New Orleans, Louisiana
A blanket of angry black clouds passed over the Crescent City, blotting out the moon and suffusing the air with the scent of rain. A paddle-wheeler glided upriver, making for its dock on the edge of the French Quarter. The voices of the revelers on the deck fought a pitched battle with the optimistic strains of the Dixieland band. After the boat passed by, its wash slapped at the pilings under the pier and the warehouse.
A dark Mercedes sedan was parked in the doorway of the warehouse, its trunk open. Dylan Devlin looked up and down the pier, then finished loading the cargo, closed the trunk gently, and removed his gloves.
People usually visited New Orleans because of the fine dining, for the atmosphere of revelry--to stroll up and down Bourbon Street clutching a plastic cup of beer. Tourists flocked to the city to enjoy the architecture, the history, the casinos. But Devlin had no interest in any of that. To him, New Orleans was just another piece of geography to be learned, streets to be navigated, and problems to be solved or avoided. Dylan was a lucky man who had discovered his true passion: He was paid to do something he would have done for free.
A red-haired man of thirty-six with a youthful face, he had light-green eyes, and his smile was as disarming as a baby's. Since he was a child, women had wanted to coddle him and, as he matured, to offer their bodies and hearts, although only the former held any interest for him.
He opened the car door, climbed in, and drove out of the lot, leaving the loading-dock door wide open--like an unblinking yellow eye staring out over the Mississippi River.
The wall of rain moved down the river and closed like a curtain over the departing riverboat. Dylan pressed a button and the window purred up just as the downpour slammed into the pier.
The two boys were seventeen years old. They were in a white Lexus 400, which belonged to the driver's mother, a divorced real-estate attorney.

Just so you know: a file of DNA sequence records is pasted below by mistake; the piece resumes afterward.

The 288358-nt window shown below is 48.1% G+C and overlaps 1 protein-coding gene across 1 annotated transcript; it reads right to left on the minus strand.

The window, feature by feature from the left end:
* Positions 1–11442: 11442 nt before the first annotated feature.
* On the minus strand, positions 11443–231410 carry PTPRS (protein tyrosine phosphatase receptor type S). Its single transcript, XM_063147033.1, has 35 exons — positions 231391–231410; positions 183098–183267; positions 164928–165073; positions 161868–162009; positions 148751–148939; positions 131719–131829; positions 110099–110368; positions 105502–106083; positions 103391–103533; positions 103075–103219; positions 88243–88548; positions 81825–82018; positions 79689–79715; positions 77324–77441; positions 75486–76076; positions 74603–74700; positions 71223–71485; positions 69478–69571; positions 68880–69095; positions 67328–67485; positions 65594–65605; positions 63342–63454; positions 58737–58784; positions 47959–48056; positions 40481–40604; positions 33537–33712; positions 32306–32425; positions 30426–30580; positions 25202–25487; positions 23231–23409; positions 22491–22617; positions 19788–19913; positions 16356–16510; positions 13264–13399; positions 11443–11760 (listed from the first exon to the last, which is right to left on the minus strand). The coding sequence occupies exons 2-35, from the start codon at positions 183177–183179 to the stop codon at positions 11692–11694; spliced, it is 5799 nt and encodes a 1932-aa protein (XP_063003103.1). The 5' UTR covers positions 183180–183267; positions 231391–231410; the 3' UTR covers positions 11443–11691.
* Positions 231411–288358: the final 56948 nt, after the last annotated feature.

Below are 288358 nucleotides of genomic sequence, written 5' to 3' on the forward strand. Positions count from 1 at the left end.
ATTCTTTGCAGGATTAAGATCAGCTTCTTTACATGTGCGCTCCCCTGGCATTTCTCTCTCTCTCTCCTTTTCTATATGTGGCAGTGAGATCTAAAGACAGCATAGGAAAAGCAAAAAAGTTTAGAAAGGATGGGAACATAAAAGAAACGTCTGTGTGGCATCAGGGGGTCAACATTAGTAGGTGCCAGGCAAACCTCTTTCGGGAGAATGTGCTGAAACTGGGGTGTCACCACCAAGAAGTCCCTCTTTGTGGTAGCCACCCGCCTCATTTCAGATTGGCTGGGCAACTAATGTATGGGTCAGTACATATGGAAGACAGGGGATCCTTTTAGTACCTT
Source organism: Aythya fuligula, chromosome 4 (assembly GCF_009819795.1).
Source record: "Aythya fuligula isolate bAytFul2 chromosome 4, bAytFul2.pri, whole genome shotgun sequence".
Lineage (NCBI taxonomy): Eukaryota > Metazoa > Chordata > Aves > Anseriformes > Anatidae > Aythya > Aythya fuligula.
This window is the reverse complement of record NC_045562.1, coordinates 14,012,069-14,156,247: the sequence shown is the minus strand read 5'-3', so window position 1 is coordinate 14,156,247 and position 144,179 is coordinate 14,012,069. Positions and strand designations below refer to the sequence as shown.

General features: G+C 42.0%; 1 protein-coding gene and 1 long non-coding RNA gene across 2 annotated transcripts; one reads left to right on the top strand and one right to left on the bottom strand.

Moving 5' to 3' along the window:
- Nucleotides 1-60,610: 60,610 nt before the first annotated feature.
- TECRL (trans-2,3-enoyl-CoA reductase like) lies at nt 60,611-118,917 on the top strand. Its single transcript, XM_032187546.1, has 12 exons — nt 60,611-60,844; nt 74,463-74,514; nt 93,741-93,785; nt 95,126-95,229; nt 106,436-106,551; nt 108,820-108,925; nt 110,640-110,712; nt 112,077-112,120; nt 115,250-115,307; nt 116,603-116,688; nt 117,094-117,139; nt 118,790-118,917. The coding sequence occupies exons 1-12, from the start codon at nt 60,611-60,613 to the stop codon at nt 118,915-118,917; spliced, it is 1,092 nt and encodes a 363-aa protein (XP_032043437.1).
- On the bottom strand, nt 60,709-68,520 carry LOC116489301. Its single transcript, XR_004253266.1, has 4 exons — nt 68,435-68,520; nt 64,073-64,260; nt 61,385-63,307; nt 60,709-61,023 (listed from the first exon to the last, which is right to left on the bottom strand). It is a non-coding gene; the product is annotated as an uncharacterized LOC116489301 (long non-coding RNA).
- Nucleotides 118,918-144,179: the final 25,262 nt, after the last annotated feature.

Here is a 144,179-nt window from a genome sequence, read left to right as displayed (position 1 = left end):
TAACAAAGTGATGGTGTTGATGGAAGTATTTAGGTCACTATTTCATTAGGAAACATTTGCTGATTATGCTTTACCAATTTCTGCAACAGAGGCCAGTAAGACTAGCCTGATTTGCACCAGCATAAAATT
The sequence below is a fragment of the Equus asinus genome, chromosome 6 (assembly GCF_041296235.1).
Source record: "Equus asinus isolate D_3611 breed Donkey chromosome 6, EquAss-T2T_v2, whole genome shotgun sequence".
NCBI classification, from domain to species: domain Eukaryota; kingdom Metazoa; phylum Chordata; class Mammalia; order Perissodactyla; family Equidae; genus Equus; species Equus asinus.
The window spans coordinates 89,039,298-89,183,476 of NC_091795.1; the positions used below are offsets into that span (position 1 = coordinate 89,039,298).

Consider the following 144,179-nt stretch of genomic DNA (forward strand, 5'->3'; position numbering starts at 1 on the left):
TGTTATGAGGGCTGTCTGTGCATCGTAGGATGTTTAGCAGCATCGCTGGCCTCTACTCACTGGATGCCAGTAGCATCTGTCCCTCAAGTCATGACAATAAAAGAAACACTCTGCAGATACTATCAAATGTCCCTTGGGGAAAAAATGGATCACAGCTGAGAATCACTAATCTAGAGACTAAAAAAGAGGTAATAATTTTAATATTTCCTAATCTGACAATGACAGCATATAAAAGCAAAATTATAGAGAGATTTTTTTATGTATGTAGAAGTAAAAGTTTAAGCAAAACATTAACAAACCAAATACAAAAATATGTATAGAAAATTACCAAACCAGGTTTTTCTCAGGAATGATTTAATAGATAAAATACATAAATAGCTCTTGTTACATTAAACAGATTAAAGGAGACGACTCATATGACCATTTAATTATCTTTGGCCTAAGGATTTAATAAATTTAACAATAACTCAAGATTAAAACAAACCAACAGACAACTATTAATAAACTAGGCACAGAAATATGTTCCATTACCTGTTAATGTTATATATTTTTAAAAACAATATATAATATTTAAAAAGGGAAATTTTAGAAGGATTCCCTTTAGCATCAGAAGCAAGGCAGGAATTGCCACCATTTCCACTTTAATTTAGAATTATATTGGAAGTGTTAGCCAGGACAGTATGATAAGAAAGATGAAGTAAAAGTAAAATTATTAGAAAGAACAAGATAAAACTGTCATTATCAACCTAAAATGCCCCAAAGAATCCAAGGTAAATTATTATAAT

The teenagers had consumed two six-packs of Heineken and had managed to smoke most of a half an ounce of marijuana in the hours since sundown. It was raining hard and the wipers kept a beat along with the music. The Lexus was doing sixty-six miles an hour as the car approached the intersection of St. Charles and Napoleon Avenues. The driver saw the light change to red, but its meaning didn't penetrate the fog in his brain until it was too late to apply the brakes. A black Mercedes seemed to materialize before him, as if from nowhere.
The Lexus sent Dylan Devlin's Mercedes skidding seventy feet into the oncoming lane. It rolled over and disgorged the trunk's contents into the middle of St. Charles Avenue--a spare tire and two limp bodies. The bloody sacks on the corpses' heads and their contorted limbs made them look like a pair of discarded scarecrows.
Devlin shoved aside the physician's case on the passenger seat, which held his tools--the .22 automatic and silencer, the handcuffs. More than enough evidence to send him to death row. He slid from the stolen Mercedes through the shattered side window, dragging himself toward the curb like an injured dog. He gazed across the rain-slick asphalt at the corpses and marveled at how ridiculous they looked. He remembered shooting them, loading the two heavy bodies into the trunk.
Cars were braking and people were running into the street, shouting. When he saw the blue lights converging, he smiled because he knew it was over. He knew, too, that it was only just beginning.
Two days after the newspapers and TV news teams in New Orleans first reported that a man had been arrested with the bodies of two warehouse workers he had murdered gangland-style, Florence Pruette started her day without once thinking about it. She'd seen the pictures of the bodies lying in the middle of St. Charles Avenue, but she hadn't paid much attention to the fact that the two dead men had worked for one of her employer's competitors.
At precisely 6:45 that morning, Florence got out of a taxicab in front of Parker Amusement & Vending Company on Magazine Street to open the offices for business. At five that afternoon, the seventy-year-old woman would turn on the answering machine, lock up the office, and go home to her one-bedroom apartment on the eighth floor of the Versailles apartment building. Florence had kept the same routine every weekday all her adult life. The exceptions to the rule were Christmas day, Thanksgiving day, and Fat Tuesday. In 1971, the office had closed for Dominick Manelli's funeral. Manelli had founded and run the company for thirty-nine years before he retired.